Three Rivers. Thirty Streams. One Water Cycle.

Quality communities need quality water. Pittsburgh is abundant in water. We drink it, recreate on it, observe its beauty. For us to be healthy, the water needs to be healthy.

Living Waters Pittsburgh is the entry point for citizens to learn about Pittsburgh’s sewersheds. It is an independent source for learning, sharing and acting among Pittsburghers working to create a healthy, high quality urban water cycle.  Here you’ll find information about the “One Water” approach. Water, in all its forms and stages, is a single resource.

Please explore the links to find the latest public information about water-related projects, as well as updates on development and community actions to improve water quality.

Why do we have so many agencies managing our water cycle?

From the late 1800’s through the mid 1900’s streams were used to dispose of waste, and they became health hazards. Slowly, laws were enacted that restricted pollution and required cleaner public waters.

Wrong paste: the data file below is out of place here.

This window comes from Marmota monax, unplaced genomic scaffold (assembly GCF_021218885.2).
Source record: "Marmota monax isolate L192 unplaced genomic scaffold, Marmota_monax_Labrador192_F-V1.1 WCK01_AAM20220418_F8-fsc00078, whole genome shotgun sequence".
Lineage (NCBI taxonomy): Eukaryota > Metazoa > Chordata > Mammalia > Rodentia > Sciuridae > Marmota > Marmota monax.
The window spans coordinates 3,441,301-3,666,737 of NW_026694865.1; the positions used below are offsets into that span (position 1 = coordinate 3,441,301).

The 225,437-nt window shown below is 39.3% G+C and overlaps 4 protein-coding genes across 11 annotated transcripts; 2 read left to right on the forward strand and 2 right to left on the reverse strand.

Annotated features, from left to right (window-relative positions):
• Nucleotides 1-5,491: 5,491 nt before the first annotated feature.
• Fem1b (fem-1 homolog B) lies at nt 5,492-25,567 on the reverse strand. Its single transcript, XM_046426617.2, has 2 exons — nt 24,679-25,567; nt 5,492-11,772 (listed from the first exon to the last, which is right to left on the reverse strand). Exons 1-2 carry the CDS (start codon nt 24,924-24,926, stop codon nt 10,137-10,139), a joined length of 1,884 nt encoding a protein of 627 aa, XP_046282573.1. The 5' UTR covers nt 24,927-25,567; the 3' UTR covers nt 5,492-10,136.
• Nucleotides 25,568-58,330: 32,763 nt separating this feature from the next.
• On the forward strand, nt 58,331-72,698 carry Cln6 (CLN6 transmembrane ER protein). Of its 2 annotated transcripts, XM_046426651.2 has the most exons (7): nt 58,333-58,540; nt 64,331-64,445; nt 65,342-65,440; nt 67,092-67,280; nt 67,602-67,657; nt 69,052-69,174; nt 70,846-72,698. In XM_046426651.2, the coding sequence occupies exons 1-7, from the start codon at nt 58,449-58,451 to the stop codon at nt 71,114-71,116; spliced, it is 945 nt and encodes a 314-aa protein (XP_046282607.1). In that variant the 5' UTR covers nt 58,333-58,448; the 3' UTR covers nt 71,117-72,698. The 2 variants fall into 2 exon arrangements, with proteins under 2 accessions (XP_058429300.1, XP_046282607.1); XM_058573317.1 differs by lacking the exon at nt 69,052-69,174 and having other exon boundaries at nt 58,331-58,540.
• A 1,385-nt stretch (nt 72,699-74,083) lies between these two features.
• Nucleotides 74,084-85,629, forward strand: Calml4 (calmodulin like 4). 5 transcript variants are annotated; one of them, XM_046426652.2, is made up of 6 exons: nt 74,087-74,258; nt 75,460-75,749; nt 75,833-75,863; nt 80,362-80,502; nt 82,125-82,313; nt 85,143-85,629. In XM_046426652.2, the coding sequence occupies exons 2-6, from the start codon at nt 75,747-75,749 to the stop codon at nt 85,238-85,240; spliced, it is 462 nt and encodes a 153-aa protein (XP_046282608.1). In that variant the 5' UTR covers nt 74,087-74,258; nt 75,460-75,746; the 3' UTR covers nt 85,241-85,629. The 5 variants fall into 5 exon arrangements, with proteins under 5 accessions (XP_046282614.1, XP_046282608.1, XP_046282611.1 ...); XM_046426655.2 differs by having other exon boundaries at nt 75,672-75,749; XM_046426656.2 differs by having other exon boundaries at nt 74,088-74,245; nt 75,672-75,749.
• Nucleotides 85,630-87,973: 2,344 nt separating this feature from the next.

First, public water suppliers were created to provide clean water supply. Then huge public infrastructure projects were completed capturing streams, sewage, and rainwater underground in pipes. Small streams began to flow under our feet. Finally, public sewage agencies were formed to limit pollution and dirty discharges back into the river. The evolution of infrastructure has led to multiple public and private agencies managing the water cycle from its source in the river, to our taps, and back again.

Pollution still flows into Pittsburgh’s rivers because sewage, rainwater, and streams all flow in our pipes. The Environmental Protection Agency requires that Pittsburgh agencies reduce that pollution. It will require full all-hands-on-deck action to bring our rivers and streams back to fishable and swimmable standards.